fails to be established, thus preventing the application to

   Using fewer transport flows reduces the risk of communication
   failure, improved establishment behavior and less load on NAT and

3.2.  No Transport Level QoS

   Many RTP-using applications don't utilize any network level Quality
   of Service functions.  Nor do they expect or desire any separation in
   network treatment of its media packets, independent of whether they
   are audio, video or text.  When an application has no such desire, it
   doesn't need to provide a transport flow structure that simplifies
   flow based QoS.

3.3.  Architectural Equality

   For applications that don't desire any type of different treatment,
   neither on the transport level nor in RTP or RTCP reporting, using
   the same RTP session for both media types appears a reasonable
   choice.  The architecture should be neutral to media type, rather
   look at what it provides based on the application users choice.
   Therefore this bias should be removed and let the application
   designer make the choice if they need multiple RTP sessions or not
   based on other aspects.

4.  Overview of Solution

   The goal of the solution is to enable having one or more RTP
   sessions, where each RTP session may contain two or more media types.
   This includes having multiple RTP sessions containing a given media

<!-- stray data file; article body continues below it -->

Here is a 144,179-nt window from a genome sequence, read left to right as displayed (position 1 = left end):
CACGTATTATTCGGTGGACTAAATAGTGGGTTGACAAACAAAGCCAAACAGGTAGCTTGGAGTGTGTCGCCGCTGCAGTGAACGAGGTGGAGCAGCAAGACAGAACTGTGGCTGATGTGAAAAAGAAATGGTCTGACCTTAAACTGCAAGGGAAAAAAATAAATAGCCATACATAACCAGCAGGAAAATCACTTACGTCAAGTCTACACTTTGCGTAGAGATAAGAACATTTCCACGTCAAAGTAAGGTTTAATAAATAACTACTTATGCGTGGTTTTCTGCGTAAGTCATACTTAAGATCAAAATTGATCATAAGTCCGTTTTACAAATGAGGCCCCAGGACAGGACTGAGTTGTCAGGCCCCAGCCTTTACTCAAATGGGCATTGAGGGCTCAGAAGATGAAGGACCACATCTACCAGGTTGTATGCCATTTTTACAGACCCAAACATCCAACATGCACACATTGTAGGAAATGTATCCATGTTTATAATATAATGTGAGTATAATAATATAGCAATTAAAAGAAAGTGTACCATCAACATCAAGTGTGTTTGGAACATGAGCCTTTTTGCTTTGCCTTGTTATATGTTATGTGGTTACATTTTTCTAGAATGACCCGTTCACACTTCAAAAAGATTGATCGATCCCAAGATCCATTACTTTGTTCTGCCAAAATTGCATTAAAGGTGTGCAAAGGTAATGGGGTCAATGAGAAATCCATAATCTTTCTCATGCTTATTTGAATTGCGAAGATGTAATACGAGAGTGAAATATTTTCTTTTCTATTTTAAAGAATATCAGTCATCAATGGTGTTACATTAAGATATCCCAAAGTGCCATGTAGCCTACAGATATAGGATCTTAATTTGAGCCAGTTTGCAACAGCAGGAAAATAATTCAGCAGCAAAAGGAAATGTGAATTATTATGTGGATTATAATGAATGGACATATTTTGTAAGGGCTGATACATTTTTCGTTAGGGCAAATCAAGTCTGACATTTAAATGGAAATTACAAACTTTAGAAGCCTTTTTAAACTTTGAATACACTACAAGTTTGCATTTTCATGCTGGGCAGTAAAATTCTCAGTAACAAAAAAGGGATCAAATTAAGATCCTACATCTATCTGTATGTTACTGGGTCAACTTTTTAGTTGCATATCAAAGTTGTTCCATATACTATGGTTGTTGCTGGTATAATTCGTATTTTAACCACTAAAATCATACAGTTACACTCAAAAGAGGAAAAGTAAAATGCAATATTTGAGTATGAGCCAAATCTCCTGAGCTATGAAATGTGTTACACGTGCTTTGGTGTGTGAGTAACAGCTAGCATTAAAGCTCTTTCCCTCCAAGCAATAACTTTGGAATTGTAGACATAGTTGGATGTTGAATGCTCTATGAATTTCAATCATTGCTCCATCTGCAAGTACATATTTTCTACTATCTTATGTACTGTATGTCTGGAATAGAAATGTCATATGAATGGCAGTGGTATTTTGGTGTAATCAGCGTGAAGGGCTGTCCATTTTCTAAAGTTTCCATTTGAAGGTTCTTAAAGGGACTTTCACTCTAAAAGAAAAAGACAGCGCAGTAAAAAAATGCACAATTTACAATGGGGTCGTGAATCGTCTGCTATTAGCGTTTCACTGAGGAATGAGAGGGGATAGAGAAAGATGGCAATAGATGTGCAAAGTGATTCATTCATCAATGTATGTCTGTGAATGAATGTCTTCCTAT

type, for example having three sessions containing video and audio.

   The solution is quite straightforward.  The first step is to override
   the SHOULD and SHOULD NOT language of the RTP specification
   [RFC3550].  This is done by appropriate exception clauses given that
   this specification is followed.

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   Within an RTP session where multiple media types have been configured
   for use, a SSRC may only send one media type during its lifetime.
   Different SSRCs must be used for the different media sources, the
   same way multiple media sources of the same media type already have
   to do.  The payload type will inform a receiver which media type the
   SSRC is being used for.  Thus the payload type must be unique across
   all of the payload configurations independent of media type that may
   be used in the RTP session.

   Some few extra considerations within the RTP sessions also needs to
   be considered.  RTCP bandwidth and regular reporting suppression
   (AVPF and SAVPF) should be considered to be configured.  Certain
   payload types like FEC also need additional rules.

   The final important part of the solution to this is to use signalling
   and ensure that agreement on using multiple media types in an RTP
   session exists, and how that then is configured.  Thus document
   documents some existing requirements, while an external reference
   defines how this is accomplished in SDP.

5.  Applicability

   This specification has limited applicability and any one intending to
   use must ensure that their application and usage meets the below